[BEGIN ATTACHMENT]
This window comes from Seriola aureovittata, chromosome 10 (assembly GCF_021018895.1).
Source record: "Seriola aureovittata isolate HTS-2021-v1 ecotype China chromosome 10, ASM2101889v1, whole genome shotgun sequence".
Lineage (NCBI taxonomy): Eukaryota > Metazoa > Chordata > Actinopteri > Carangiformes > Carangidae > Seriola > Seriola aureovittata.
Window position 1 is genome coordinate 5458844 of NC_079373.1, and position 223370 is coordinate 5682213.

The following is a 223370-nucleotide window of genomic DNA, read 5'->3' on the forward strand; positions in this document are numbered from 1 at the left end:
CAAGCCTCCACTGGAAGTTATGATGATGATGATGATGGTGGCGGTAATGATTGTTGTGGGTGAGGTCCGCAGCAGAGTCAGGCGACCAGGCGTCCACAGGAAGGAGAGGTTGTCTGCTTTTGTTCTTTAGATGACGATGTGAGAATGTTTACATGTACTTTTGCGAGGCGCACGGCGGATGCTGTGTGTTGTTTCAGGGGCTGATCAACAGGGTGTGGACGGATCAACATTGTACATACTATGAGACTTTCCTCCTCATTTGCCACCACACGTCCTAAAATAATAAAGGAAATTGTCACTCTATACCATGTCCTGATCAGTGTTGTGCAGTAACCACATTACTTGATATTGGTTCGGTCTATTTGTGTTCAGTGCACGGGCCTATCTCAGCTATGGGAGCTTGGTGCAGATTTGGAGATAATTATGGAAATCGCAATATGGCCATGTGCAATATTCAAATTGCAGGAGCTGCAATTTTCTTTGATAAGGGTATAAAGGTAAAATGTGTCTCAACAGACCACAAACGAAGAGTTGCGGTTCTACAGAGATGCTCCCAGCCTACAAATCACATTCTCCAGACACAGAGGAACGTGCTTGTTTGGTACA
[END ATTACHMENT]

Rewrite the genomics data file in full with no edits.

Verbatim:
This window comes from Seriola aureovittata, chromosome 10 (assembly GCF_021018895.1).
Source record: "Seriola aureovittata isolate HTS-2021-v1 ecotype China chromosome 10, ASM2101889v1, whole genome shotgun sequence".
Lineage (NCBI taxonomy): Eukaryota > Metazoa > Chordata > Actinopteri > Carangiformes > Carangidae > Seriola > Seriola aureovittata.
Window position 1 is genome coordinate 5458844 of NC_079373.1, and position 223370 is coordinate 5682213.

The following is a 223370-nucleotide window of genomic DNA, read 5'->3' on the forward strand; positions in this document are numbered from 1 at the left end:
CAAGCCTCCACTGGAAGTTATGATGATGATGATGATGGTGGCGGTAATGATTGTTGTGGGTGAGGTCCGCAGCAGAGTCAGGCGACCAGGCGTCCACAGGAAGGAGAGGTTGTCTGCTTTTGTTCTTTAGATGACGATGTGAGAATGTTTACATGTACTTTTGCGAGGCGCACGGCGGATGCTGTGTGTTGTTTCAGGGGCTGATCAACAGGGTGTGGACGGATCAACATTGTACATACTATGAGACTTTCCTCCTCATTTGCCACCACACGTCCTAAAATAATAAAGGAAATTGTCACTCTATACCATGTCCTGATCAGTGTTGTGCAGTAACCACATTACTTGATATTGGTTCGGTCTATTTGTGTTCAGTGCACGGGCCTATCTCAGCTATGGGAGCTTGGTGCAGATTTGGAGATAATTATGGAAATCGCAATATGGCCATGTGCAATATTCAAATTGCAGGAGCTGCAATTTTCTTTGATAAGGGTATAAAGGTAAAATGTGTCTCAACAGACCACAAACGAAGAGTTGCGGTTCTACAGAGATGCTCCCAGCCTACAAATCACATTCTCCAGACACAGAGGAACGTGCTTGTTTGGTACA